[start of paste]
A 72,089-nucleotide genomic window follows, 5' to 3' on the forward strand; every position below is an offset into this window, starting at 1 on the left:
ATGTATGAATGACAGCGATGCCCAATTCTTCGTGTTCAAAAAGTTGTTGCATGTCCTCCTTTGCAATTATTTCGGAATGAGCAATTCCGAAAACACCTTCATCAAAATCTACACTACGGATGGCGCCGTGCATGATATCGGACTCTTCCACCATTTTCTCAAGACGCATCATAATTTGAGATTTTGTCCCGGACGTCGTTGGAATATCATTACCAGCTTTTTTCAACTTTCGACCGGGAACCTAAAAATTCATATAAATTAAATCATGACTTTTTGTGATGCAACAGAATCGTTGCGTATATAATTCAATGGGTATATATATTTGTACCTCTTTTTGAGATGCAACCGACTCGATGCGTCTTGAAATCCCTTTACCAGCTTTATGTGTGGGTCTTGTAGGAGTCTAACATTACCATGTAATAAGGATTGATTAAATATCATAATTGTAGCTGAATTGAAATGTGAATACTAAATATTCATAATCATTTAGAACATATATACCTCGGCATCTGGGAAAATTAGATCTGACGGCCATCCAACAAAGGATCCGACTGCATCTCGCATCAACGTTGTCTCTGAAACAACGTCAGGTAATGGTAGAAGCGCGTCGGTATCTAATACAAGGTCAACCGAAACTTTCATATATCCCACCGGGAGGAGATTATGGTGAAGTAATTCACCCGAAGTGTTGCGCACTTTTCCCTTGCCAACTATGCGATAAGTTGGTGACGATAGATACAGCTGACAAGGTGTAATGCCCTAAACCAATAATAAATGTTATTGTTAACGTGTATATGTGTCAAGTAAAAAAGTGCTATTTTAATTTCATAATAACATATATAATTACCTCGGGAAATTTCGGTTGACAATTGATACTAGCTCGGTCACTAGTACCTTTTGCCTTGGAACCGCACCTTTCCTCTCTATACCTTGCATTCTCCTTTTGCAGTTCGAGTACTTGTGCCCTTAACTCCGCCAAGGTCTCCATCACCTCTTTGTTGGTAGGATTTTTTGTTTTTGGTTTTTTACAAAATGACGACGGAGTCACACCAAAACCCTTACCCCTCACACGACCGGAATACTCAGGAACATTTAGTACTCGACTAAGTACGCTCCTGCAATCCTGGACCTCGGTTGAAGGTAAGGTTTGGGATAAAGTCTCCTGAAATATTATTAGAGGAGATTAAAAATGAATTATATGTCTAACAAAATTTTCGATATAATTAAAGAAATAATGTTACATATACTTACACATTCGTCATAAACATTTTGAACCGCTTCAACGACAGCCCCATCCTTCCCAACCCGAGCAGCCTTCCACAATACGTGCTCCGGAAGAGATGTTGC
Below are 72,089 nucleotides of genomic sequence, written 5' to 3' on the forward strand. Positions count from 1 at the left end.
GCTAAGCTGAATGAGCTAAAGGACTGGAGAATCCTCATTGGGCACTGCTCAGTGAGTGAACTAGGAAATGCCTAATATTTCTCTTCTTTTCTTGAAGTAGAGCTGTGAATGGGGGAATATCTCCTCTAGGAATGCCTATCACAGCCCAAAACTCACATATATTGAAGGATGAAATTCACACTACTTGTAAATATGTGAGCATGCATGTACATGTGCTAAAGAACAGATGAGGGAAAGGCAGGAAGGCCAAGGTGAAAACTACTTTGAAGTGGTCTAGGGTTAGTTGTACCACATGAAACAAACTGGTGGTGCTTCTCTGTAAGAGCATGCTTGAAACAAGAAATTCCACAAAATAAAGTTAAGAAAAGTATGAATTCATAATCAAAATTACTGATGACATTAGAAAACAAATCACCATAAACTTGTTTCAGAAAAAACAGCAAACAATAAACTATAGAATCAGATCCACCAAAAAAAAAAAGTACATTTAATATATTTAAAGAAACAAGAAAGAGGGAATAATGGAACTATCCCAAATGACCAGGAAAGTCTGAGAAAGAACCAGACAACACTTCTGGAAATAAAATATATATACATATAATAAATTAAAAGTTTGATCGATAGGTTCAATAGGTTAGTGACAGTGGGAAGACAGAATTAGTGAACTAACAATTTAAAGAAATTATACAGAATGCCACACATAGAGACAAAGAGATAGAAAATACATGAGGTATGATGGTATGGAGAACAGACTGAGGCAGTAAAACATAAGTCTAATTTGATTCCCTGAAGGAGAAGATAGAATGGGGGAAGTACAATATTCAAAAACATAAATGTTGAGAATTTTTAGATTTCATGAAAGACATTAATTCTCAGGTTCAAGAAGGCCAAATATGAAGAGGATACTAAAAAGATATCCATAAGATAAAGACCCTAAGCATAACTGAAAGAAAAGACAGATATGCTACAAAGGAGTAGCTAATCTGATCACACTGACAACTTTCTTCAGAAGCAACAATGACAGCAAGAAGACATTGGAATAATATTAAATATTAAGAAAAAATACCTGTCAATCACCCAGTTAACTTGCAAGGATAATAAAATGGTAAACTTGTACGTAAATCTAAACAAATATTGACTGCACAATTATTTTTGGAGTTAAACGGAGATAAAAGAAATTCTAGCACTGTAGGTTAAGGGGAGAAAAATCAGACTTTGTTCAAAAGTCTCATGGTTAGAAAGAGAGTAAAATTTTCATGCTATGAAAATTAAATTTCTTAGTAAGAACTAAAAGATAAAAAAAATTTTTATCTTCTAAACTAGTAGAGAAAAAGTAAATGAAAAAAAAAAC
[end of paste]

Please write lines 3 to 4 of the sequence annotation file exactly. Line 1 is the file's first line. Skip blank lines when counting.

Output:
Below are 72,089 nucleotides of genomic sequence, written 5' to 3' on the forward strand. Positions count from 1 at the left end.
GCTAAGCTGAATGAGCTAAAGGACTGGAGAATCCTCATTGGGCACTGCTCAGTGAGTGAACTAGGAAATGCCTAATATTTCTCTTCTTTTCTTGAAGTAGAGCTGTGAATGGGGGAATATCTCCTCTAGGAATGCCTATCACAGCCCAAAACTCACATATATTGAAGGATGAAATTCACACTACTTGTAAATATGTGAGCATGCATGTACATGTGCTAAAGAACAGATGAGGGAAAGGCAGGAAGGCCAAGGTGAAAACTACTTTGAAGTGGTCTAGGGTTAGTTGTACCACATGAAACAAACTGGTGGTGCTTCTCTGTAAGAGCATGCTTGAAACAAGAAATTCCACAAAATAAAGTTAAGAAAAGTATGAATTCATAATCAAAATTACTGATGACATTAGAAAACAAATCACCATAAACTTGTTTCAGAAAAAACAGCAAACAATAAACTATAGAATCAGATCCACCAAAAAAAAAAAGTACATTTAATATATTTAAAGAAACAAGAAAGAGGGAATAATGGAACTATCCCAAATGACCAGGAAAGTCTGAGAAAGAACCAGACAACACTTCTGGAAATAAAATATATATACATATAATAAATTAAAAGTTTGATCGATAGGTTCAATAGGTTAGTGACAGTGGGAAGACAGAATTAGTGAACTAACAATTTAAAGAAATTATACAGAATGCCACACATAGAGACAAAGAGATAGAAAATACATGAGGTATGATGGTATGGAGAACAGACTGAGGCAGTAAAACATAAGTCTAATTTGATTCCCTGAAGGAGAAGATAGAATGGGGGAAGTACAATATTCAAAAACATAAATGTTGAGAATTTTTAGATTTCATGAAAGACATTAATTCTCAGGTTCAAGAAGGCCAAATATGAAGAGGATACTAAAAAGATATCCATAAGATAAAGACCCTAAGCATAACTGAAAGAAAAGACAGATATGCTACAAAGGAGTAGCTAATCTGATCACACTGACAACTTTCTTCAGAAGCAACAATGACAGCAAGAAGACATTGGAATAATATTAAATATTAAGAAAAAATACCTGTCAATCACCCAGTTAACTTGCAAGGATAATAAAATGGTAAACTTGTACGTAAATCTAAACAAATATTGACTGCACAATTATTTTTGGAGTTAAACGGAGATAAAAGAAATTCTAGCACTGTAGGTTAAGGGGAGAAAAATCAGACTTTGTTCAAAAGTCTCATGGTTAGAAAGAGAGTAAAATTTTCATGCTATGAAAATTAAATTTCTTAGTAAGAACTAAAAGATAAAAAAAATTTTTATCTTCTAAACTAGTAGAGAAAAAGTAAATGAAAAAAAAAAC